LANSING, Mich. — Sen. Stephanie Chang (D–Detroit) today introduced bipartisan legislation that would bring transparency to how Michigan auto insurance companies set drivers’ insurance rates and require them to consider driving-related factors first, and weight them more heavily than other variables.
Senate Bill 88 would require all auto insurance companies selling auto insurance in Michigan to set auto insurance rates for drivers based on the (1) individual’s driving record; (2) number of miles driven annually; and, (3) years of driving experience. These three factors must be weighted with the highest weighting going to the first factor of the three and the others in descending order.
“Detroiters and Michiganders deserve a commonsense solution, and I have heard from residents for years now about how we need change,” Sen. Chang said. “We have a broken system where non-driving factors, such as zip codes and your educational level, determine whether you can afford to pay your car insurance or not because they can be weighted however heavily an insurance company wishes.”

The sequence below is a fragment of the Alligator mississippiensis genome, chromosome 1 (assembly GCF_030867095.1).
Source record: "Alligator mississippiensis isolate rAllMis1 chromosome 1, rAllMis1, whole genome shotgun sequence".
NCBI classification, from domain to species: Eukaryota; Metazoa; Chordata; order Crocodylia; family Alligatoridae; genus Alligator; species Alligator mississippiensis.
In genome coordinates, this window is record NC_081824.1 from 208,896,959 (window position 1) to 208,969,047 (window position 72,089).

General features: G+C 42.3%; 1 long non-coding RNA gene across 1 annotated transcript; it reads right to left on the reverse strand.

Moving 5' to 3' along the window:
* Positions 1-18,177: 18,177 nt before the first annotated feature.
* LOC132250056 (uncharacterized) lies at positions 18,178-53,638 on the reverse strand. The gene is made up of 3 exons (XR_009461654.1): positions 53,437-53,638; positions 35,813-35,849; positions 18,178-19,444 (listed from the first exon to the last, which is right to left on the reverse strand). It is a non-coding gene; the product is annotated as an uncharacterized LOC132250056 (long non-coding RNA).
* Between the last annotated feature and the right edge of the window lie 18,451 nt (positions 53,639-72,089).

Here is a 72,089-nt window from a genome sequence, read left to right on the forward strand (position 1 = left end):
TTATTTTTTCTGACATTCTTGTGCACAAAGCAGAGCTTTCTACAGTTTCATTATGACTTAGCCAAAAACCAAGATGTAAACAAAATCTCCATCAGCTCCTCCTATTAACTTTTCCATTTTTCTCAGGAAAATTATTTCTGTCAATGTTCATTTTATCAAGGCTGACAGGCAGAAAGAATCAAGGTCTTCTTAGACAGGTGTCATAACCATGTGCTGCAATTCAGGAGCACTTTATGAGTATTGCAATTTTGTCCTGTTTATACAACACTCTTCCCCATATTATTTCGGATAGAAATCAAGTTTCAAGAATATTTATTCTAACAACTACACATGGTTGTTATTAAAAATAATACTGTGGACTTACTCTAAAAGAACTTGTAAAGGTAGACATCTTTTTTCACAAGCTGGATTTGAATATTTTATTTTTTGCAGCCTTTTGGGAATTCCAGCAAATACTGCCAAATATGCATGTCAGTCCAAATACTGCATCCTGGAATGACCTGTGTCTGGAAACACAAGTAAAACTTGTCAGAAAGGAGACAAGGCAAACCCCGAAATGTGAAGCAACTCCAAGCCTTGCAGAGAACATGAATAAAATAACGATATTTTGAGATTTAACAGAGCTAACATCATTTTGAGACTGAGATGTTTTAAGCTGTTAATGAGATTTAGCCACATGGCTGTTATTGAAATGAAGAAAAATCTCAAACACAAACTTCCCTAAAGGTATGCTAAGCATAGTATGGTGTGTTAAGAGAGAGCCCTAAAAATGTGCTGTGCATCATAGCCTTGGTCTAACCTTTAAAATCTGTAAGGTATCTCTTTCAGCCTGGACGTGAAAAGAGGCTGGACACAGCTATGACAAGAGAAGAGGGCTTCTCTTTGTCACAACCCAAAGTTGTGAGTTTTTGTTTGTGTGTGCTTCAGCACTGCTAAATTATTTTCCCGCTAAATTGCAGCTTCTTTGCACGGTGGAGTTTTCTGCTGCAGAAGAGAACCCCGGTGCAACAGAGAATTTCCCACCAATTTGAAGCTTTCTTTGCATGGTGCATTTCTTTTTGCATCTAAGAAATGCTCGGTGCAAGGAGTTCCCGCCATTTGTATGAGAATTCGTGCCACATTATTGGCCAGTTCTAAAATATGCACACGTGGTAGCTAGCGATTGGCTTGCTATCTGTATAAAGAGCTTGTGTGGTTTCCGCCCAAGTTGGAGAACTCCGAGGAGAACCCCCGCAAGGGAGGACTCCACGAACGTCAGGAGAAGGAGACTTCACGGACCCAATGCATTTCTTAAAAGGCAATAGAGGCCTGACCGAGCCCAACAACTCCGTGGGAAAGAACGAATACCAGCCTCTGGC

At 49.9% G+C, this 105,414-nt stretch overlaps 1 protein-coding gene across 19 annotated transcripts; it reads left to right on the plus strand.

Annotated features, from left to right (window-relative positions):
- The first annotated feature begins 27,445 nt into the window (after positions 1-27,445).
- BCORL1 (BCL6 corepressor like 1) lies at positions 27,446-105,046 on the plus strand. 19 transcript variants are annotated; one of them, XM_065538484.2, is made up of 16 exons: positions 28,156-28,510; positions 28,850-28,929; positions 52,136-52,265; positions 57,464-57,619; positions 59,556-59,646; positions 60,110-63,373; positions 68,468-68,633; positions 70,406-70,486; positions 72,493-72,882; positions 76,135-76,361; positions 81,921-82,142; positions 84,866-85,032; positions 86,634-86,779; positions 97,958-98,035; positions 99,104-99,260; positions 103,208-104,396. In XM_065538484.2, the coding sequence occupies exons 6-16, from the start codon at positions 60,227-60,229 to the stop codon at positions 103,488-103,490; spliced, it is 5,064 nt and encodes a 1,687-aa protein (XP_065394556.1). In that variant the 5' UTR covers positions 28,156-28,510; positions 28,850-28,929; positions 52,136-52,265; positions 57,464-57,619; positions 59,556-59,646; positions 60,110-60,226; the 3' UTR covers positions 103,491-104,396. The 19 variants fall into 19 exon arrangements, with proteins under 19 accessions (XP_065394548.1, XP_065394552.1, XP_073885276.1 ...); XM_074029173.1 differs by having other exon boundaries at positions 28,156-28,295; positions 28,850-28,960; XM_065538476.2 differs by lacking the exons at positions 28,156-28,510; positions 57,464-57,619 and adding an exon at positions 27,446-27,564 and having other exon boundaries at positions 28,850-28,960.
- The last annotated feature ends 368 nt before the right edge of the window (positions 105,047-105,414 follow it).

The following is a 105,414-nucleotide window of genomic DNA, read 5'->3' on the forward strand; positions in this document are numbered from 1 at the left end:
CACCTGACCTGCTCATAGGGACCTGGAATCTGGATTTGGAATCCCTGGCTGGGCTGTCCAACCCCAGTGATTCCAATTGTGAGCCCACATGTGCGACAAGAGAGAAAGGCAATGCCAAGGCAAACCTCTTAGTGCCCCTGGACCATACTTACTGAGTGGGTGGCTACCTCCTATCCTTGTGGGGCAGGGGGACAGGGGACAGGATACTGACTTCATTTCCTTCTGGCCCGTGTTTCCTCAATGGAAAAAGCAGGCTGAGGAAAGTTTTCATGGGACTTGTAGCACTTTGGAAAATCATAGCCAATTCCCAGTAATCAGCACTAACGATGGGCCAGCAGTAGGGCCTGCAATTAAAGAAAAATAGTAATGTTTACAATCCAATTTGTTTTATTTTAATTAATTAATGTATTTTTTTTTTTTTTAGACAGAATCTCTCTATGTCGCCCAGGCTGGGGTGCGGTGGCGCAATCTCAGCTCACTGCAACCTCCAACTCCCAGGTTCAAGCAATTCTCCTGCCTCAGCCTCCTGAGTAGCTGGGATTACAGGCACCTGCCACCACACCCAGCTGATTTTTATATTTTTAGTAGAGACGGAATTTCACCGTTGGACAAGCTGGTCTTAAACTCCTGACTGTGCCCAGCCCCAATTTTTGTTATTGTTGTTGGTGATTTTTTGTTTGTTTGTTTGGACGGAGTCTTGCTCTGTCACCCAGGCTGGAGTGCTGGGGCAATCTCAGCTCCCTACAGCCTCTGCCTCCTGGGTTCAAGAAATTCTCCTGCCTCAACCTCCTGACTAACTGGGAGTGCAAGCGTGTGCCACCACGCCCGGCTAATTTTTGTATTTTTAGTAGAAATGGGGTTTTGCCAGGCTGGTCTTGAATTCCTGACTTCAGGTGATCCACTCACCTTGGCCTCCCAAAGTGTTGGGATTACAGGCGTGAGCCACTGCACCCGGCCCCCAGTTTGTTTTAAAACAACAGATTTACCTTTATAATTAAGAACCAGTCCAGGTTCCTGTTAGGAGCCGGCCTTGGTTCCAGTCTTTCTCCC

Insurers may propose additional factors for approval, except for credit score, sex or marital status — which are prohibited as rating factors in the legislation.
Other proposed factors must have less weighting on insurance rates than the third mandatory factor, so insurers could still consider non-driving factors like zip code to set one’s rate, but these factors could not be weighted as strongly as the three mandatory, driving-related factors. This would lessen the impact that where someone lives, or what educational level they’ve obtained, has on the price they pay for car insurance.
According to insurance search engine Zebra, which tracks auto insurance rates across the country, the average annual annual auto insurance premium in Michigan is about $2,600, which is nearly twice the national average. Detroiters pay even more — $5,414 on average.
“Michigan has the highest auto insurance rates in the country, with Detroiters paying the most,” Sen. Chang said. “My bill would dramatically lessen the impact that non-driving factors currently have on premiums, making coverage more affordable for many people who currently can’t afford car insurance.”
The bill is modeled after California’s rating factor system which was put in place after the passage of Proposition 103 in 1988. According to the Consumer Federation of America, auto insurance rates decreased in California between 1989 and 2010 while the national average went up 43.3 percent.
This legislation is identical to House Bill 5419 of 2018, also introduced by Sen. Chang, which had bipartisan support. SB 88 has both Democratic and Republican co-sponsors, and has been referred to the Senate Insurance and Banking Committee.
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